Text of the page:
This weekend marks the 527th anniversary of Christopher Columbus confusing his continents. If your idea of celebrating such a momentous, history-shifting error includes replacing the Pinto in your driveway for a shiny new Pinta of some kind, welcome to a page where we can help you get to a new world of better driving easier and cheaper. Collected here is a list of links for tips ‘n’ tricks for your car-shopping search, plus a collection of recent reviews from Cars.com experts on new vehicles hitting the market. Set sail for informed decision-making and a better buying experience below.
What car should I buy? That depends on a lot of factors, and our reviews can help. Check out our recent additions:
- Pickup trucks: Toyota Tacoma TRD Pro, Honda Ridgeline, Ram 3500 Tradesman, GMC Sierra 1500 Duramax, GMC Sierra 2500 AT4, Ram 1500 EcoDiesel
- SUVs: Lincoln Corsair, Nissan Pathfinder, Ford Escape Hybrid, Ford Escape, Land Rover Range Rover Evoque, Ford Edge, Volvo XC60, Jeep Grand Cherokee, Volvo XC90, Lincoln Aviator Grand Touring, Lincoln Aviator, Land Rover Range Rover Sport PHEV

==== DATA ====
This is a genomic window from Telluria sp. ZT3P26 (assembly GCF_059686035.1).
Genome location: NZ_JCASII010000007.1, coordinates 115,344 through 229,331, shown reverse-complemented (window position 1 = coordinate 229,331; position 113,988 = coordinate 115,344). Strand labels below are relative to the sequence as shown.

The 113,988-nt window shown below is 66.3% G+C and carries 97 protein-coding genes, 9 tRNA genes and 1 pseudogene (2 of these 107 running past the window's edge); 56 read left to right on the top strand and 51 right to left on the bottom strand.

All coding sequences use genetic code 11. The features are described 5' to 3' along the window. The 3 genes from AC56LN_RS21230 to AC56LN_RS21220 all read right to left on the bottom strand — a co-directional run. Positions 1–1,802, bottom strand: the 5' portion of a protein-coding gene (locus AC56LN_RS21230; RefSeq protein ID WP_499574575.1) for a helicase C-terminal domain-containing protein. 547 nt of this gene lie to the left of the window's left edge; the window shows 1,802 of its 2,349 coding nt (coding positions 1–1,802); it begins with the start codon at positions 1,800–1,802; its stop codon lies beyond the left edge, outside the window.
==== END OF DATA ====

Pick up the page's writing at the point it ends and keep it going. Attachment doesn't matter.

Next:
- Sedans: BMW 3 Series, Kia Optima, Toyota Corolla, Nissan Versa
- Hatchback: Mini Cooper Hardtop
- Hybrid: Toyota Corolla Hybrid
- Wagons: Subaru Outback, Volvo V60 Cross Country
- Electric: Nissan Leaf
- Performance: Ford Mustang, BMW 850i, Lexus RC F Track Edition
Which cars have the best deals right now? Check out our top deals for October. As always, your discounts may vary, so see your dealer for specifics.
Anything I shouldn’t do when I’m at the dealer? Yep. Avoid these pitfalls.
Should I get an extended warranty? That depends. Here’s what you need to know.
How do I sell or trade in my old car? Learn how to prep your car before you sell it to a dealer, how to trade it in and how to deal with taxes and other considerations. If you still owe money on your old car, read this. Finally, if you want to sell it private party, here’s how to create the picture-perfect ad and how to seal the deal.
Cars.com’s Editorial department is your source for automotive news and reviews. In line with Cars.com’s long-standing ethics policy, editors and reviewers don’t accept gifts or free trips from automakers. The Editorial department is independent of Cars.com’s advertising, sales and sponsored content departments.